Teacher stress is more common than students may realize. Christian Brothers hosts different events every day to benefit their students, faculty, staff, local community, and alumni. From sports practices to college workshops to free concerts, the adrenaline-pumped school can only operate like it does under the care and supervision of a dedicated faculty and staff. Teachers, the people who come Monday through Friday ready for students, […]
Teacher stress is more common than students may realize.
Christian Brothers hosts different events every day to benefit their students, faculty, staff, local community, and alumni. From sports practices to college workshops to free concerts, the adrenaline-pumped school can only operate like it does under the care and supervision of a dedicated faculty and staff.
Teachers, the people who come Monday through Friday ready for students, make up a lot of the staff, so I knew if I looked in the right places, I’d find plenty of…#TeacherStruggles.
When I popped into Ms. Chrys Cassetta’s classroom for the first time in months, her face lit up. I gave her some photos for the yearbook — she’s a literature teacher and the yearbook adviser. I asked her if I could get an interview.
“I’m just tired,” she said.
Oh, perfect. She digs right in.
“We’re reading A Streetcar Named Desire in my honors class and I just finished grading 62 3-5 page essays. And I’m collecting another 27 from the Mastering the Essay class, and all [these baby pictures] and senior pictures for a yearbook deadline in December,” the teacher says.
Like Ms. Cassetta, a lot of CB teachers take on multiple roles around campus. In addition to teaching four Freshman history classes, Mr. Tom English moderates the Senior Student Council and serves as a Vice Principal. Ms. Annie Hoekman and Ms. RoseAnn Holmes both teach classes and run everything that has to do with student actives, from rallies to prom. Ms. Holmes and “Cap’n Hoek”, as she is referred to by the council, run this town.
But the heavy lifters are everywhere. With extensive programs like the forward-thinking PLTW and KBFT, the school needs competent leaders behind the scenes, and more often than not, those leaders are teachers.
“Anybody else have to deal with $150,000 worth of equipment?” says Mr. Brendan Hogan ’95, KBFT’s program director.
Even with his annual load of video journalism classes, the tech-savvy teacher streams sports events for the school, shoots videos for the administration, and sets up presentations for assemblies of all kind.
“When the bell rings and students walk in, I gotta start talking and outlining a project or going over the assignment,” starts Mr. Hogan. “When did I prepare what I was going to do? That’s a whole ‘nother job outside the bell. If you’re not quick at putting together a lesson plan, if that doesn’t come easy to you.”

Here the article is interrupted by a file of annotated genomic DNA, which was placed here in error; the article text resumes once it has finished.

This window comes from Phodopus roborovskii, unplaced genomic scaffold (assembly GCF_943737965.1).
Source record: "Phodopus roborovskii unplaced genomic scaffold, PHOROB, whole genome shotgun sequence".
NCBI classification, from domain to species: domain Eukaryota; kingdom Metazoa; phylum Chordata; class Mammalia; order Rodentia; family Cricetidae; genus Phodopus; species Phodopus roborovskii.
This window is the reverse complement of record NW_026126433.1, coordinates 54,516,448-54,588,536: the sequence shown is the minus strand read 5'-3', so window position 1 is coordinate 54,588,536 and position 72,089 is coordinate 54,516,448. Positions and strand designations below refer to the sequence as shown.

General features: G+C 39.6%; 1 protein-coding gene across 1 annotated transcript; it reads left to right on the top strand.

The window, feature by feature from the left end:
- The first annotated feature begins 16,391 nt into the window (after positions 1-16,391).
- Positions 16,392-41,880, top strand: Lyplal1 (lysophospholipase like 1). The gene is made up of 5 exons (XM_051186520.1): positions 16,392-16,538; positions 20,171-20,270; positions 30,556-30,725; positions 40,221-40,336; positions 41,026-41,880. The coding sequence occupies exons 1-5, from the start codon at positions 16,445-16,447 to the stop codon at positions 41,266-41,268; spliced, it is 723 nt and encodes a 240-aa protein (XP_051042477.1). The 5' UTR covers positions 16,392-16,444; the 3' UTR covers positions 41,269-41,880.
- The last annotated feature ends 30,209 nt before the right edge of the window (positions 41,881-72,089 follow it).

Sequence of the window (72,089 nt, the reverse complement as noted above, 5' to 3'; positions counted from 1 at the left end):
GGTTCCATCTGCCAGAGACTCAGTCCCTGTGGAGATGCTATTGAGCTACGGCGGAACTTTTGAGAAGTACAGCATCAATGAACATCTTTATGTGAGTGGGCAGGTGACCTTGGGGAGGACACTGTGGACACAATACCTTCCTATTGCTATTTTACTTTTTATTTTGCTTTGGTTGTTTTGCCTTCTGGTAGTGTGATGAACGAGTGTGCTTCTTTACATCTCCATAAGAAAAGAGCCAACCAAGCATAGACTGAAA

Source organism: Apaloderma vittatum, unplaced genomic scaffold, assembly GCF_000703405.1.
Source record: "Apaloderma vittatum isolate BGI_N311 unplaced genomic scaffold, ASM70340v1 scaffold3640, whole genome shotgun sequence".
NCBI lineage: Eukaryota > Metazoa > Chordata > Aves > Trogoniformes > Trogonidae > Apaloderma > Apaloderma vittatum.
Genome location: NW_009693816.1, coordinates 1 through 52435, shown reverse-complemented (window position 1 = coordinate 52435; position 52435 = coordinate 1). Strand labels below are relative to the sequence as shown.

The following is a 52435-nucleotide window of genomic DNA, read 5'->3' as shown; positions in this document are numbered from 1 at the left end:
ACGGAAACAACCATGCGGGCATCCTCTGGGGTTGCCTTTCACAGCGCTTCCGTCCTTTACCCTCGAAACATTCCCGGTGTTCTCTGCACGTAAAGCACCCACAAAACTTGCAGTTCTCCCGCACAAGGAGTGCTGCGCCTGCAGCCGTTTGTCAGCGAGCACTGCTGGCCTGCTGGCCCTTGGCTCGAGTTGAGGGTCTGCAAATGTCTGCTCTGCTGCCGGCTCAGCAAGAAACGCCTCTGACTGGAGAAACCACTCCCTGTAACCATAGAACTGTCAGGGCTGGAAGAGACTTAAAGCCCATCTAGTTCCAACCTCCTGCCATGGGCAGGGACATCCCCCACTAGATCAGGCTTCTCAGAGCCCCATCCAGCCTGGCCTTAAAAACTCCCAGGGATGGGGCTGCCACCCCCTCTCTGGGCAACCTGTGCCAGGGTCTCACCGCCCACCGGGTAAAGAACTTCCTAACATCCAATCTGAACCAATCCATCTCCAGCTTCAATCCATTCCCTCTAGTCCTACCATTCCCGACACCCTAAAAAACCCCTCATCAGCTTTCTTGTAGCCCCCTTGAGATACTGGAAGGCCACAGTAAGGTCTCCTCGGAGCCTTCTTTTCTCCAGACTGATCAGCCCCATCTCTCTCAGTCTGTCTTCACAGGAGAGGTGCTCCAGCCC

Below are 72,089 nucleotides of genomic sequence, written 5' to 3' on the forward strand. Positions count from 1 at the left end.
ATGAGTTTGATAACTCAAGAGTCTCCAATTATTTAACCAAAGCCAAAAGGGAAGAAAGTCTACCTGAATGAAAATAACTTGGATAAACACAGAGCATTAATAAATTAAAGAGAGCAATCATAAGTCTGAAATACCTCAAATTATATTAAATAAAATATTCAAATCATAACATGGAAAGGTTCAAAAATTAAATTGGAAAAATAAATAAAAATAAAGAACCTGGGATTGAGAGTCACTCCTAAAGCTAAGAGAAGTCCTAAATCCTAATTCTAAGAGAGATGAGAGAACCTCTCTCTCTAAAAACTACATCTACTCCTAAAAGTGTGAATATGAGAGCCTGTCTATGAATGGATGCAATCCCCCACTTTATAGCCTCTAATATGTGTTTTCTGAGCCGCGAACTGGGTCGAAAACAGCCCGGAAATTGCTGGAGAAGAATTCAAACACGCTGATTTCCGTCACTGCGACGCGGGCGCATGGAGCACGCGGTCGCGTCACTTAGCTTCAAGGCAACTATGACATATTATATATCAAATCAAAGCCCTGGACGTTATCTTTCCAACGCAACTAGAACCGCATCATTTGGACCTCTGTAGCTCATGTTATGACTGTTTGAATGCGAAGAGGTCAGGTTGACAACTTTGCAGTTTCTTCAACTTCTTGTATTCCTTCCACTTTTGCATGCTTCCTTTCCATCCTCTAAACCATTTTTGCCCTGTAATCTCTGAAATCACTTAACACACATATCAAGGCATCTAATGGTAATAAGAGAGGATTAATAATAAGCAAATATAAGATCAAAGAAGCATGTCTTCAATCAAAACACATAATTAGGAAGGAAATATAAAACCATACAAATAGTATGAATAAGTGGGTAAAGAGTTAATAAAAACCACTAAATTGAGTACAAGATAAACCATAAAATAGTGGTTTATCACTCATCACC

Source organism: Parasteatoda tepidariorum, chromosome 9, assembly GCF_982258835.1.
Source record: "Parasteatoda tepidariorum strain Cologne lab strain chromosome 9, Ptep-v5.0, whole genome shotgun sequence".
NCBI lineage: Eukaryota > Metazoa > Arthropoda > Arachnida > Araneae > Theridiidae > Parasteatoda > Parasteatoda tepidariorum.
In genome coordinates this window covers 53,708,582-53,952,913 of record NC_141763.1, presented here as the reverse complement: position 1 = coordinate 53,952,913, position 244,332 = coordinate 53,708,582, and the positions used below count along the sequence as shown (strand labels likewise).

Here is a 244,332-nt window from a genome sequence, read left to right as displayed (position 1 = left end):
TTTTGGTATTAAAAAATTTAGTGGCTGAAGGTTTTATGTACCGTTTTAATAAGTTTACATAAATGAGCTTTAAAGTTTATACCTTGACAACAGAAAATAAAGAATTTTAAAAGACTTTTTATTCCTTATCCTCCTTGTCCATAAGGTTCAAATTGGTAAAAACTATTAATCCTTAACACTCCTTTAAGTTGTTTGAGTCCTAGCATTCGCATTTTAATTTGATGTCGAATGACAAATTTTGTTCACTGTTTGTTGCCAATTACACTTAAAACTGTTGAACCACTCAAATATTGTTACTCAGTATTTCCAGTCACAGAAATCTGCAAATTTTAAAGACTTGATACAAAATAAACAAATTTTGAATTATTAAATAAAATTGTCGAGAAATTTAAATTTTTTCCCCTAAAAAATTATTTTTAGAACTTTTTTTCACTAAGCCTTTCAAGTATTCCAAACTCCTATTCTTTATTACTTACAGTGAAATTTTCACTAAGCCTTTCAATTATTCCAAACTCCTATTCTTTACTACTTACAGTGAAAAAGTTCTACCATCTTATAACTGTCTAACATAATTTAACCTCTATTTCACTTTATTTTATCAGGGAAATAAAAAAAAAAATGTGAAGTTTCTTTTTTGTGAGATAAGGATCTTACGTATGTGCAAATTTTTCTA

“This job is a burden,” warns the energetic teacher.
So why do so many teachers put themselves through the trouble?
“I’m working because I really love what I’m doing” shares Mr. Robert Boriskin.
The part-time ceramics teacher spends his days in clay-stained polos and overalls, often helping out with events catered to art students. Mr. Boriskin says CB is rarely a stressful environment, which makes this Boriskin Stress gif useless, though he finds “one of the hardest things is actually fully engaging students in what’s going on.”
It’s the little things, those tiny habits people bring to a working environment, that color any place.
“I like the room to smell nice,” says Ms. Linda Moulton. Nice smells remind the math teacher of home, so she likes to take the extra step to create that kind of environment for students.
“You know, I really like my job” admits Ms. Cassetta. The students make her feel alive and young, or as some might go so far to say, spunky. “It’s why I come to work every day.”
So does that mean daily struggles might be essential to working towards any goal of actual significance? And my article is taking the wrong approach and should be rewritten to reflect how much teachers enjoy teaching?
I’unno, maybe I should listen to the people who teach.
“I like being a part of this community. I feel like I’m part of a team trying to accomplish a mission,” Mr. Boriskin delightfully revealed.
“I’m trying to think of anything I would want to change,” paused Ms. Moulton. She couldn’t do it.
It seems CB cares for it’s teachers just like it does any student or faculty member — with respect and the ambition to produce students ready to serve the world.
“Yeah, there are some long days. Some of the meetings can be difficult,” Mr. Boriskin admits. “But [the students] are so important I think they overshadow that frustration.”